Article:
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Union members march during a rally

Union members and their allies march in Reno, Nevada on October 16, 2021. (Photo: Ty O'Neil/SOPA Images/LightRocket via Getty Images)

Biden White House Unveils Plan to Bolster Unions as Membership Falls

One critic argued the plan is nowhere near sufficient, warning that "none of the recommendations are substantial enough to move the needle on union density."

Jake Johnson

The Biden White House on Monday unveiled a report detailing steps that federal agencies can take to strengthen the collective bargaining rights of public- and private-sector U.S. workers as corporate America continues its decades-long, highly effective assault on labor unions.

Compiled by a task force headed by Vice President Kamala Harris and Labor Secretary Marty Walsh, the 45-page report lays out nearly 70 policy recommendations aimed at boosting U.S. union membership, which fell by 241,000 workers in 2021 despite historically high public support for organized labor.

The White House said in a statement Monday that President Joe Biden has accepted the task force's recommendations, which include:

  • Increasing unions' access and ability to communicate with employees;
  • Launching a government-wide messaging campaign to amplify and publicize Task Force efforts to federal employees;
  • Removing unnecessary barriers and obstacles which impede unions from increasing bargaining unit coverage for the more than 300,000 federal workers who are eligible to organize;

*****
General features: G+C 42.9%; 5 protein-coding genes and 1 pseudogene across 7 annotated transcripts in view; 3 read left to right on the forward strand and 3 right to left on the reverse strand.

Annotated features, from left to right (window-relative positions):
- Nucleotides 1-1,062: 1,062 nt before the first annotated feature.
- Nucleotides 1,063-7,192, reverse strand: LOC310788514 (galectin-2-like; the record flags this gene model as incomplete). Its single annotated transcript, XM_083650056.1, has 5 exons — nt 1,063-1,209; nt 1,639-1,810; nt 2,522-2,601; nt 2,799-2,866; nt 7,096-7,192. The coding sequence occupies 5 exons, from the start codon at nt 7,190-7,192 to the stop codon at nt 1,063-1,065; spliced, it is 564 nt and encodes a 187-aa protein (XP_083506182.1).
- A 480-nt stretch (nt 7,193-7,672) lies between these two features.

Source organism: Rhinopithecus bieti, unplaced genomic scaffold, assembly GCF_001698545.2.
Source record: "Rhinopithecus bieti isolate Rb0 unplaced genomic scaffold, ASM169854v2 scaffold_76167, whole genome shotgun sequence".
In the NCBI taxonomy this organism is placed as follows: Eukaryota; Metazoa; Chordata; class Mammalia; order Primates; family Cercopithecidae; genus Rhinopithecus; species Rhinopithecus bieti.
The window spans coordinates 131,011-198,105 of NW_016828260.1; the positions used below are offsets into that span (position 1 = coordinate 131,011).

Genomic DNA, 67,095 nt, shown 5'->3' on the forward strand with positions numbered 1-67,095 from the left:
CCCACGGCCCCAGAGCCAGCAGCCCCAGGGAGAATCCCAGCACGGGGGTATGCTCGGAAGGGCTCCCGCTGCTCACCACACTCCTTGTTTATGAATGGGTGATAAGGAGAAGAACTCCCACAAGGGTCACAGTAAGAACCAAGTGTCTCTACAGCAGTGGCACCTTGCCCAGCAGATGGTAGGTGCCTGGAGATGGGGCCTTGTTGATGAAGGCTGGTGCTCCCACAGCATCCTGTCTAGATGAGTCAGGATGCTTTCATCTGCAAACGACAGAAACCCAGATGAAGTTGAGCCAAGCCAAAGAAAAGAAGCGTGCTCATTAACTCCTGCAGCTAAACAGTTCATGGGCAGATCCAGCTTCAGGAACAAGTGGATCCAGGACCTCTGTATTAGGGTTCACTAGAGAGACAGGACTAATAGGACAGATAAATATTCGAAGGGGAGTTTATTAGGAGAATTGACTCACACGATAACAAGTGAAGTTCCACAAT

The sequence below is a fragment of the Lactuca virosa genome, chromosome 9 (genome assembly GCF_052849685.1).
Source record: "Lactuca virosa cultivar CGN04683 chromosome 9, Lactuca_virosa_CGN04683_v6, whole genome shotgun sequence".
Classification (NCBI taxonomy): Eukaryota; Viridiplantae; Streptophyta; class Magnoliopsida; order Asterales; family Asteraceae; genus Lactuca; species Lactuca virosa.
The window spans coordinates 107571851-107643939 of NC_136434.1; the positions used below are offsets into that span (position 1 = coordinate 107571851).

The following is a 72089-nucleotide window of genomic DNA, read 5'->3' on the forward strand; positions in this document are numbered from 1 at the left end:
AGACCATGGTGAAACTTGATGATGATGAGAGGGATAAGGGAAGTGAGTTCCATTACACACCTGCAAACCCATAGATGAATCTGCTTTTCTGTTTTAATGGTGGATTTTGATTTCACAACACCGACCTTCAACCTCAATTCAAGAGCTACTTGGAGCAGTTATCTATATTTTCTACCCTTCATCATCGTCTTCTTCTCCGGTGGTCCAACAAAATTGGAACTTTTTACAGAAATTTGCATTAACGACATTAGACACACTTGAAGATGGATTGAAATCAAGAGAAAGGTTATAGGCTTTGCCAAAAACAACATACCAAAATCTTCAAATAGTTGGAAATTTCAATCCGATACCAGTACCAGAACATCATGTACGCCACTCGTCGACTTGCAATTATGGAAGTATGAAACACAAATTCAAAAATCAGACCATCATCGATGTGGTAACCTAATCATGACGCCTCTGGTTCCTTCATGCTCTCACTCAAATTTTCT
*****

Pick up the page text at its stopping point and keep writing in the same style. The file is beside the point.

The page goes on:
• Improving transparency of anti-union campaigns by employers; and
  • Make all necessary changes to ensure that workers—alleging retaliation when they are engaged in concerted activity—receive the full protection of the law;

"While some past administrations have taken individual actions to empower workers and strengthen their rights, the Biden-Harris administration will be the first to take a comprehensive approach to doing so with the existing authority of the executive branch," the report states. "Our goal is not just to facilitate worker power through executive action—it is to model practices that can be followed by state and local governments, private-sector employers, and others."

The report was published amid high-profile labor battles across the country, including unionization efforts by Amazon workers in Alabama and Starbucks employees at more than 50 locations across the country.

The Democratic-controlled Senate's failure to pass the Protecting the Right to Organize (PRO) Act has left workers who want to form a union at a distinct disadvantage, as current labor law gives management significant leeway to intimidate employees and crush organizing drives.

As the White House document notes, employees across the U.S. "face increasing barriers to organizing and bargaining collectively with their employers, and in 2021, only 10.3% of the workforce was represented by a union, down from more than 30% in the 1950s."

"Yet," the report added, "nearly 60 million American workers say they would join a union if given the chance."

Erik Loomis, a labor historian at the University of Rhode Island, told the Washington Post that the new White House report "shows nearly unprecedented attention to the demands of organized labor."

But critics questioned whether the regulatory tweaks and agency policy shifts recommended in the report are anywhere near sufficient to reverse the trend of declining union membership, a product of year after year of well-funded attacks by corporations and right-wing advocacy organizations.

"None of the recommendations are substantial enough to move the needle on union density," argued Hamilton Nolan, a labor writer for In These Times. "The biggest thing the federal government could do to increase union organizing: fund it."

"The Biden administration seems to have genuine pro-union sentiments," Nolan added. "But assuming the PRO Act doesn't pass, its regulatory tools are just not up to the task of turning around union decline. The main constraint on organizing today is resources. The government has plenty of money."

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